Fundamentals of Fluid Mechanics B Questions and Answers  
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Question by Student AME536B
in the note, why v*v=q^2 and what dose q represent at here.
Use when typesetting mathematics. It's not v*v but $v\cdot v$. It's not q^2 but $q^2$. Retype your question using and I will answer it below.
Question by AME536A Student
When answering question 2.D on homework 1, is it necessary to make the assumption that the flow is inviscid, such that the viscous term: $$ \frac{\mu}{\rho}(\nabla \cdot \nabla) \vec{v} $$ is zero? Or, are we unable to assume inviscid flow?
This can not be assumed. If you want to make such statement, it needs to be proven.
Question by Student AME536B
The majority of students in this class are also taking AME500B, which has a midterm on Friday. I also know that many of us are struggling with the various quiz questions that we are trying to correct (Gibbs question, mean free path question). I believe that most of us have prioritized this midterm over these questions/current assignment. I wanted to ask if you would consider postponing the quiz until Tuesday to allow us to better study for our midterm in 500B?
OK. The assignment will be due on Tuesday the 25th at 11:00 am.
Question by Student AME536B
Are both assignments $(4\,\&\,5)$ due on the $25^{th}$? and if so; are all the problems from both assignments need to be solve?
No, I will make an announcement soon on the D2L.
Question by Student AME536B
For the assignment #4 question #4. By using the mass conservation equation and the theta momentum equation on cylindrical coordinates and by making some assumptions, we can obtain the following differential equation.
$\frac{\mu}{r}\frac{\partial}{\partial r}\left(r\frac{\partial v_{\theta}}{\partial r}\right)-\mu\frac{v_{\theta}}{r^2}=0 $
This leads to a different result than the suggested one. I can understand that if we drop the term $\mu\frac{v_{\theta}}{r^2}$ we will finally obtain the suggested solution, but I can't see a reason to drop that term. Is there a problem with the given solution?
If you can integrate analytically your equation then do so. If you decide to neglect a term, then you need to justify your assumptions.
Question by AME536A Student
In assignment #2 question #4, could you give us a hint how to get from $$ \overline{q_{rel}^2}=\overline{\vec{v_{rel}}}\cdot\overline{\vec{v_{rel}}} = \overline{(\vec{v_1}-\vec{v_2})}\cdot\overline{(\vec{v_1}-\vec{v_2})} $$ to a definition of average relative molecular speed: $$ \overline{q_{rel}} = \sqrt{\overline{q_1^2}+\overline{q_2^2}} $$ where q's are the magnitudes of v's. Based on your hint in class, it seems like we can't just take the square root of $\overline{q_{rel}^2}$ because this would not yield what we are looking for.
OK, here's another hint. In your tables on the first page, notice that $\overline{q}$ can be obtained from $q_{\rm RMS}$ by multiplying it by a constant. Further note that $q_{\rm RMS}$ is obtained from the definition of the temperature..
Question by Student AME536B
I would like to solve HW4 Problem 3 using axisymmetric coordinates instead of cartesian coordinates. The shear stresses are not defined on our tables for axisymmetric coordinates. Is it correct to define: $$ \tau_{rx}=\mu*\frac{du_{x}}{dr}=\tau_{xr} $$
This will probably work in this case but is dangerous in the general case. The correct way is to start with the strain rates in the tables and obtain the shear stresses from the strain rates. Explain how to do that, and list the assumptions.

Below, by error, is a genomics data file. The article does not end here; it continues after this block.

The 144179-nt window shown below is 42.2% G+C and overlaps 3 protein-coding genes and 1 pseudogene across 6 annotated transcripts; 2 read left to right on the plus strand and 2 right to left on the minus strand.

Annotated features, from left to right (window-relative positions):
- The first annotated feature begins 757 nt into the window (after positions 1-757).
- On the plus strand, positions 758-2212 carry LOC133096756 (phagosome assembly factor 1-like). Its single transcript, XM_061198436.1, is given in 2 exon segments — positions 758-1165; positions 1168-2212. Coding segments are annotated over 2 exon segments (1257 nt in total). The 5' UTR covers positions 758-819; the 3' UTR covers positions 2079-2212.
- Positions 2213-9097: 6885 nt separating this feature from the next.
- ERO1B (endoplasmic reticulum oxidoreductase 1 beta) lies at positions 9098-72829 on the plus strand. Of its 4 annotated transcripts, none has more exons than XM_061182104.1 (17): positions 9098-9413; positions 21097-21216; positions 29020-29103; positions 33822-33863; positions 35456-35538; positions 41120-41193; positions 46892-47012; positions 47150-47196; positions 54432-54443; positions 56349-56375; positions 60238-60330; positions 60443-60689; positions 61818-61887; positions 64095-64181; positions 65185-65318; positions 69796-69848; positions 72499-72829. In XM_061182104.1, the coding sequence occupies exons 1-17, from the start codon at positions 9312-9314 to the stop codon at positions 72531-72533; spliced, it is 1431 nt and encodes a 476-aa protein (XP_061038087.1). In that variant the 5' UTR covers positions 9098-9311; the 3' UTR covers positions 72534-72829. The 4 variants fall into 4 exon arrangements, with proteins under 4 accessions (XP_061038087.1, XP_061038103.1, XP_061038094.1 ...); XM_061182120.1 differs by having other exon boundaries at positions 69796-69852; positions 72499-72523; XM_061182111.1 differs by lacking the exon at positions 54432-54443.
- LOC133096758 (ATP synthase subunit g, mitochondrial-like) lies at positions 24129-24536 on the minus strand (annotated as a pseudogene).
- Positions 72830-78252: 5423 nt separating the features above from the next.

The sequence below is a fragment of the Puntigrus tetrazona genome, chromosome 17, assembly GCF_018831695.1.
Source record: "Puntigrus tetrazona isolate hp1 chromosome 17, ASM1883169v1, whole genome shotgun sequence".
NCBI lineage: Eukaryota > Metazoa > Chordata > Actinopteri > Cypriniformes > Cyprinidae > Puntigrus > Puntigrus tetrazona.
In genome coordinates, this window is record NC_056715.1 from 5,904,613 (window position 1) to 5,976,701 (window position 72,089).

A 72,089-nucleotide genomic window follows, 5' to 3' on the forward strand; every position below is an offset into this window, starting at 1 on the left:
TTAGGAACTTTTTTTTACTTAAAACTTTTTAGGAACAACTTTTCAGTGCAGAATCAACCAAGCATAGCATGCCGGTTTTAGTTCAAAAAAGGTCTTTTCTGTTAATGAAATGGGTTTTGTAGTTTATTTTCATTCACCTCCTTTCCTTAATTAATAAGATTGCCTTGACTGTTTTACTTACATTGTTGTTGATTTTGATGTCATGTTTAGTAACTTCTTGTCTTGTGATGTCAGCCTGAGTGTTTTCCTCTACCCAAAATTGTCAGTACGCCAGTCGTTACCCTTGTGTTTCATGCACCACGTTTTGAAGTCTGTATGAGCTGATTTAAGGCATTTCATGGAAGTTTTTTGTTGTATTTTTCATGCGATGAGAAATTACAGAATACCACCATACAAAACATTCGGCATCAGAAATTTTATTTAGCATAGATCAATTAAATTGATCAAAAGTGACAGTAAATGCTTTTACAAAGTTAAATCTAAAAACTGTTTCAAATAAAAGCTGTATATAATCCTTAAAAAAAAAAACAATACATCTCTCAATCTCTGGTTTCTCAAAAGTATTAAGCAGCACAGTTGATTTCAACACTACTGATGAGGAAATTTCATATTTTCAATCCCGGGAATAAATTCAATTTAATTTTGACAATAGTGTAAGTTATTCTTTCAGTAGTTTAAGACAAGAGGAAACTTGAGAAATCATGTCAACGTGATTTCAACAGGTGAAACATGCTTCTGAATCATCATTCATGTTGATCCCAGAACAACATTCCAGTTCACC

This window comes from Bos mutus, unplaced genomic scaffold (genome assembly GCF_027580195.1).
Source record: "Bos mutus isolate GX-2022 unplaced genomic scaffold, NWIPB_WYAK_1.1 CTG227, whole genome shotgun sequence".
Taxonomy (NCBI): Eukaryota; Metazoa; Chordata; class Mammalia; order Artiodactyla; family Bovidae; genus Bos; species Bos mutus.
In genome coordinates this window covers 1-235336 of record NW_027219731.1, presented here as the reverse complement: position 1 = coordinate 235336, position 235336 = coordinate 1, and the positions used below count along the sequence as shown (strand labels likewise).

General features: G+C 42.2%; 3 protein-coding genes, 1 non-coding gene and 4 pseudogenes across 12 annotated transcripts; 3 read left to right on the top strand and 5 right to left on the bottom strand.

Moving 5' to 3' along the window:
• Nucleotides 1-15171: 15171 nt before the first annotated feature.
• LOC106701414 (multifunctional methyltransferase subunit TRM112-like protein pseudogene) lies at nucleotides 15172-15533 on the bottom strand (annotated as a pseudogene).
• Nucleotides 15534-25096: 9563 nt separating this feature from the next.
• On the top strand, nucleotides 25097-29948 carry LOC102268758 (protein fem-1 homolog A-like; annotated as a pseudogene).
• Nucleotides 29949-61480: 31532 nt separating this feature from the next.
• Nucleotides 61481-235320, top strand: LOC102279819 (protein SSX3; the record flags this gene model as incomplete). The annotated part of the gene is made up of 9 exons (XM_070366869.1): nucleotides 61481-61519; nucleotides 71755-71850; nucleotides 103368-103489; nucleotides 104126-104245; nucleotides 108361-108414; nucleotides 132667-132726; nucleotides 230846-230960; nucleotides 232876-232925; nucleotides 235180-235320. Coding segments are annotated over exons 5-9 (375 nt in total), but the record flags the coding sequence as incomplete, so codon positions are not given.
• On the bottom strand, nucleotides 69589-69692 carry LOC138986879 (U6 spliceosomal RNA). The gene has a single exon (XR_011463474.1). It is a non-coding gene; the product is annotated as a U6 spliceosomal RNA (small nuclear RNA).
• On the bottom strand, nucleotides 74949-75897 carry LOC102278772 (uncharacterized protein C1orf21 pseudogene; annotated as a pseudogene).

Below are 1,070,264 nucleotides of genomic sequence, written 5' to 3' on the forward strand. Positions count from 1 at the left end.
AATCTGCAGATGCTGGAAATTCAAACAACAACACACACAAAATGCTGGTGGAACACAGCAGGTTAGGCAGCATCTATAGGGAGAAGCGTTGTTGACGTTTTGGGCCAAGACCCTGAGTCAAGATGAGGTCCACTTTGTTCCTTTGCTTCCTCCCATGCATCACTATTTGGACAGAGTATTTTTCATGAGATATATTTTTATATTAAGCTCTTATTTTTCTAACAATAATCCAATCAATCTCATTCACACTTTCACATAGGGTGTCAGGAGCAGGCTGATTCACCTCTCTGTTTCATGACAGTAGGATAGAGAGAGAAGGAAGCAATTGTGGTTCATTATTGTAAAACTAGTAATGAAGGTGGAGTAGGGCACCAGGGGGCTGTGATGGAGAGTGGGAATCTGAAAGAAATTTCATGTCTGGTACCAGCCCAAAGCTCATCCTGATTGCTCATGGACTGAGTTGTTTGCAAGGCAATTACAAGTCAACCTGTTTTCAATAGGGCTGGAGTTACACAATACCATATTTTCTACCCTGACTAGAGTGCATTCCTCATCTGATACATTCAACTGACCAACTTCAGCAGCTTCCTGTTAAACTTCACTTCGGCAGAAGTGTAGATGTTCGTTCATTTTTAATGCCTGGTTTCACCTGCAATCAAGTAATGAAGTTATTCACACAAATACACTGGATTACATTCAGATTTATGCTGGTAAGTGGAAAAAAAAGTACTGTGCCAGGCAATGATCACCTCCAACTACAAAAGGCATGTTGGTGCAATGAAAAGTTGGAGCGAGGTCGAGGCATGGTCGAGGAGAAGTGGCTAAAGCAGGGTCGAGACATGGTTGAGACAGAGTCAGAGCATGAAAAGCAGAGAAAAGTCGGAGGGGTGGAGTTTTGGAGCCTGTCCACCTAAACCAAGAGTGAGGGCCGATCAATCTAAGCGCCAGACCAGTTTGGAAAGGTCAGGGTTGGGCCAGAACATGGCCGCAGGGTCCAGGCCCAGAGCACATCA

Question by Student AME536B
For problem $4$ in Assignment $5$; will it be legal to calculate the velocity using unit analysis in the following way, instead of using the darcy factor $f$? $$ u = \frac{\dot{m}}{\rho A} = \frac{\dot{m}}{\rho\pi R^2} \,\,\left[\frac{m}{s}\right]$$ $$ \therefore \tau_w = \mu \frac{\partial}{\partial r}\left(\frac{\dot{m}}{\rho\pi R^2}\right) = -\frac{2\dot{m}}{\nu\pi R^3} $$ if you do it on this way you will end with the following: $$ \boxed{ P_3 - P_1 = 4\frac{\dot{m}}{\nu\pi}\left[ \frac{L_1}{R_1^4} + \frac{L_2}{R_2^4} \right] } $$ This result is off from the result in the assignment $\#5$ by a factor of $2$. However, I can not see why this approach will be ilegal.
Whether you use the friction factor in the tables or not, you should reach the same answer. Also, your answer is definitely not correct. I see at least three fundamental mistakes in your logic.
Question by Student AME536B
I have a question regarding the pressure distribution for assignment 5 question 3A. In your notes for a similar problem, we used the y momentum equation and found a distribution that was dependent on y. For this question, would we use the velocity equations we found in part B and C to find the pressure distribution with respect to x since there is a $\frac{\partial p}{\partial x}$ term. Then use the y momentum equation to find the pressure with respect to y and combine both of these answers to get P=P(x,y)? Or does the x dependency come from boundary conditions? I tried it the first way but my answer approaches $\infty$ as I approach y=0.
When solving part (a) you can simply state that $dP/dx$ is a constant for fully-developed flow. Then, you can obtain $P=P(x,y)$. But subsequently, you'll need to demonstrate why this is.
Question by AME536A Student
In Assignment#3 Question#1(b) we had to prove that the strain rates $S_{xy}$ become zero for pure rotation. As we did in class, we started from: $$ S_{xy}= \lim_{\Delta \to 0} \frac{1}{2\Delta t} \left( \frac{y_{A'}-y_{o'}}{\xi} +\frac{x_{B'}-x_{o'}}{\eta} \right) $$ Is this always true for rotation or angular distortion, or are there other assumptions?
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